Foster program sees success

headshot: Jessica Campbell
Jessica Campbell, program coordinator and campus coach, for Fostering Laker Success
Image credit - University Communications

Since it was established in 2017, Fostering Laker Success has continued to help students who have experienced foster care adjust to college life and beyond.

Jessica Campbell, program coordinator and campus coach, said the program is designed to support students as they get acclimated to life on a college campus and beyond.

Participants in the program receive key guidance to life on and off campus, guided by seven life domains: basic needs, finances and employment, physical and mental health, cultural and personal identity, Grand Valley community experiences and supportive relationships, life skills and destination planning, and education. 

Campbell said she believes that giving students who have been through foster care guidance on those core aspects of life will help them succeed academically.

"For me, to see a student who was afraid to talk to a professor now being able to talk independently with the professor, or see a student who was hungry and without stable housing now eating regularly and living on campus, that's how we know the program is working,” Campbell said.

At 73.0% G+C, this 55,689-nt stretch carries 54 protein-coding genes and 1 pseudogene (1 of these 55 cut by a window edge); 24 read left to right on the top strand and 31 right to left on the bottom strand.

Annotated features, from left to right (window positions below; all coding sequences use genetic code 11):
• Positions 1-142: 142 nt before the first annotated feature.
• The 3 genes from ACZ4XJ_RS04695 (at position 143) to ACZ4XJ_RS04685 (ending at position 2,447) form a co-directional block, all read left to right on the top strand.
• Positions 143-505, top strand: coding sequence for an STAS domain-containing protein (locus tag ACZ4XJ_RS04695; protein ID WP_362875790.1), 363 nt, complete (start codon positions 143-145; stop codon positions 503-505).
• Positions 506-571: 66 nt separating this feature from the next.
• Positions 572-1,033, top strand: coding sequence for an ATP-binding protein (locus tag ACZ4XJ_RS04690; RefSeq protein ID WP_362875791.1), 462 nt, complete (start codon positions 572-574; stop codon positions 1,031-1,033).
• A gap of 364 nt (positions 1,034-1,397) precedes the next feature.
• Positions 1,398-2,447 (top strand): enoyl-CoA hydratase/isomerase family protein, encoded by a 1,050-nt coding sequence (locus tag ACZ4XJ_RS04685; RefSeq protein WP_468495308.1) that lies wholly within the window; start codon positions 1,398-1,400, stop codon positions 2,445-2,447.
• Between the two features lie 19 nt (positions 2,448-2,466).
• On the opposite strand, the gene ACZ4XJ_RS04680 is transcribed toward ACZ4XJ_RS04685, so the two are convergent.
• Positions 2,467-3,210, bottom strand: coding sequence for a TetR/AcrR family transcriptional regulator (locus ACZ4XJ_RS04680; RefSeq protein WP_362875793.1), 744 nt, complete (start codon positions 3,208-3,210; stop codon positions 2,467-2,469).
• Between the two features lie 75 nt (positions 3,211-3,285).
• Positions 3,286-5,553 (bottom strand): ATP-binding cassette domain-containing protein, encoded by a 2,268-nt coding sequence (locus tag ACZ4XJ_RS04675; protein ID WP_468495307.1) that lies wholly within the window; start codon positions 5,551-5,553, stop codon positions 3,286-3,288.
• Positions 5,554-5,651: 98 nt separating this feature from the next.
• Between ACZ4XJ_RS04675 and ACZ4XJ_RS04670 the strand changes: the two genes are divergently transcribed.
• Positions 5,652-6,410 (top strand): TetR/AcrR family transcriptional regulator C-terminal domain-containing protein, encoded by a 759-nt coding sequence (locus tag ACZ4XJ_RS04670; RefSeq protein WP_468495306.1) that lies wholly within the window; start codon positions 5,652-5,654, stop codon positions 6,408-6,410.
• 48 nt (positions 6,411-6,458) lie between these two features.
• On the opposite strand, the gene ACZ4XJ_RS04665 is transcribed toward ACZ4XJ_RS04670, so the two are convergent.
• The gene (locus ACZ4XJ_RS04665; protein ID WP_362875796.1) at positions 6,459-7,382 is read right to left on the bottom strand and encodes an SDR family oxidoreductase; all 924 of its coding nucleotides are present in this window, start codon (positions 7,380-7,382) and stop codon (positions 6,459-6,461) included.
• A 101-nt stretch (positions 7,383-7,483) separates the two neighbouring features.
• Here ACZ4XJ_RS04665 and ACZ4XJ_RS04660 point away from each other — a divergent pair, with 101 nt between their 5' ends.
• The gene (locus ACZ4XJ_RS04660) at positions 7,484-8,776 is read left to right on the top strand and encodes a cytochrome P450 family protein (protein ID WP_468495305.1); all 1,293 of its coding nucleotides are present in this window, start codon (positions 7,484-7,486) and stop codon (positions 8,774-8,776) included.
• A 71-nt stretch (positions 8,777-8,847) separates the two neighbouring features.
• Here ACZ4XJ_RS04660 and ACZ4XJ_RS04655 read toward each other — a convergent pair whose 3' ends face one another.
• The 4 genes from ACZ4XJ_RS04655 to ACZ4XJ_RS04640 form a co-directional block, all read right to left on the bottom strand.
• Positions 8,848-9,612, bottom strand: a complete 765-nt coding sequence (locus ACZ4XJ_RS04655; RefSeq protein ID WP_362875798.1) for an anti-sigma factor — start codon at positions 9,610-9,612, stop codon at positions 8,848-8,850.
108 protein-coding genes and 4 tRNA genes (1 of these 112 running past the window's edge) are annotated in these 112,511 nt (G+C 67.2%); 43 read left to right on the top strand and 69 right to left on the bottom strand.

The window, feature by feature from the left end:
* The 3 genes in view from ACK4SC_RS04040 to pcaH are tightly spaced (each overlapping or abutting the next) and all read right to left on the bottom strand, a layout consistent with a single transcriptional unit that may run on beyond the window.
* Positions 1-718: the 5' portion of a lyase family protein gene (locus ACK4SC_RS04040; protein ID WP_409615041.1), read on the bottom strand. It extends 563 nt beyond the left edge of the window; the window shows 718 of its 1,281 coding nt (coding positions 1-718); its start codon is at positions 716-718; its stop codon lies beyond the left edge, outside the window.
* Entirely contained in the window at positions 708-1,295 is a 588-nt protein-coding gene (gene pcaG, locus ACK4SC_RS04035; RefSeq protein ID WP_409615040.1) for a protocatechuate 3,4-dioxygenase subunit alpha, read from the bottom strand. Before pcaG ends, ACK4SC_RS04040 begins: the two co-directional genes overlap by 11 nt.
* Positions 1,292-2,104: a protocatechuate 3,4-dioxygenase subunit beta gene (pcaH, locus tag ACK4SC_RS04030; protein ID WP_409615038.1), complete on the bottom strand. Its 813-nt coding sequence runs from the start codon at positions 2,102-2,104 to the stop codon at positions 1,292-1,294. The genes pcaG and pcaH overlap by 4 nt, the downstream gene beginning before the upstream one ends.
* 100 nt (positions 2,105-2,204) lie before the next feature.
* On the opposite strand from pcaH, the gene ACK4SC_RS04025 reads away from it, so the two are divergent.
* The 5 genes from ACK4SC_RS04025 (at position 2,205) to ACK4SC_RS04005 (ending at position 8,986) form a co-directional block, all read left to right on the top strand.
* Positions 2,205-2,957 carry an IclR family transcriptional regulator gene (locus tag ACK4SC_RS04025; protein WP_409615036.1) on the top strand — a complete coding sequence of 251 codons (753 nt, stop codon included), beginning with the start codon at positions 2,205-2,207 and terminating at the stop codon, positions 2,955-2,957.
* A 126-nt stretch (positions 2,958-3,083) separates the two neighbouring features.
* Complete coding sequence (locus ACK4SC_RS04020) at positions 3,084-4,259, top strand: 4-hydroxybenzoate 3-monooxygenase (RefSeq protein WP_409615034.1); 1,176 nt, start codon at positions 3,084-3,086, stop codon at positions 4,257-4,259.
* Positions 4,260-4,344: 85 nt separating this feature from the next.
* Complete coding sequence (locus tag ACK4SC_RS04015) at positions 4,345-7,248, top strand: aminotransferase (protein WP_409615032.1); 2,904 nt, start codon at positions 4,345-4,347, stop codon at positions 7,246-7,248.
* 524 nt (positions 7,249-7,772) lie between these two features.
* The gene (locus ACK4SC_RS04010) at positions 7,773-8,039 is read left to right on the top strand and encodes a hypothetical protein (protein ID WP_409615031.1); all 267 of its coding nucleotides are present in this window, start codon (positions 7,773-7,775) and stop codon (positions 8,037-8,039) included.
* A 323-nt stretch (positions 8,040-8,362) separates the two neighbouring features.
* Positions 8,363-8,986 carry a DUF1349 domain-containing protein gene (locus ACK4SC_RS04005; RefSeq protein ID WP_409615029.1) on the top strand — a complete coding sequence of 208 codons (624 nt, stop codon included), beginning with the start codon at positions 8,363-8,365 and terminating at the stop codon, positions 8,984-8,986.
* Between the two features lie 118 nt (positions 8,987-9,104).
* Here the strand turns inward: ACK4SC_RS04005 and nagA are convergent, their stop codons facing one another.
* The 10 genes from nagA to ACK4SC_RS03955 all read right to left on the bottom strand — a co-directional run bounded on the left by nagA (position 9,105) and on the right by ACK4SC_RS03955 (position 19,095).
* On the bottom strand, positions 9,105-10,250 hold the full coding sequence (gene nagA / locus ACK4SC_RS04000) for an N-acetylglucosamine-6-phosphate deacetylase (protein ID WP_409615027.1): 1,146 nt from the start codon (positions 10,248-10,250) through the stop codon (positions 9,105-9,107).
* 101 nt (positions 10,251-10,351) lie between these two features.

Every student receives a mentor who can help with any personal or academic issues. Additionally, all participants meet monthly for activities. In November, students will gather for a community dinner to learn about nutrition and how to make easy, healthy meals.

“We had two students who have said that if it wasn't for Fostering Laker Success, they were on their way of dropping out,” Campbell said. “They just felt they didn't have the support. So those little anecdotes are really what fuel me to do the work.”

Along with assisting students in foster care, students who have experienced homelessness are also welcome to join the program. Other universities have similar programs as permanent resources on campus, and Campbell hopes Grand Valley will do the same after the three-year grant has ended. 

Grand Valley received a $375,000 grant from the Michigan Department of Health and Human Services to run a three-year pilot program. Campbell's office is housed in the Davis Center for Women and Gender Equity.

“I'm really excited for Grand Valley to take that next step to invest in the program and make it permanent, so students know there will always be something here for them,” Campbell said.

More information on the program, including how to become a mentor, can be found online

— written by Olivia Conaty, student writer


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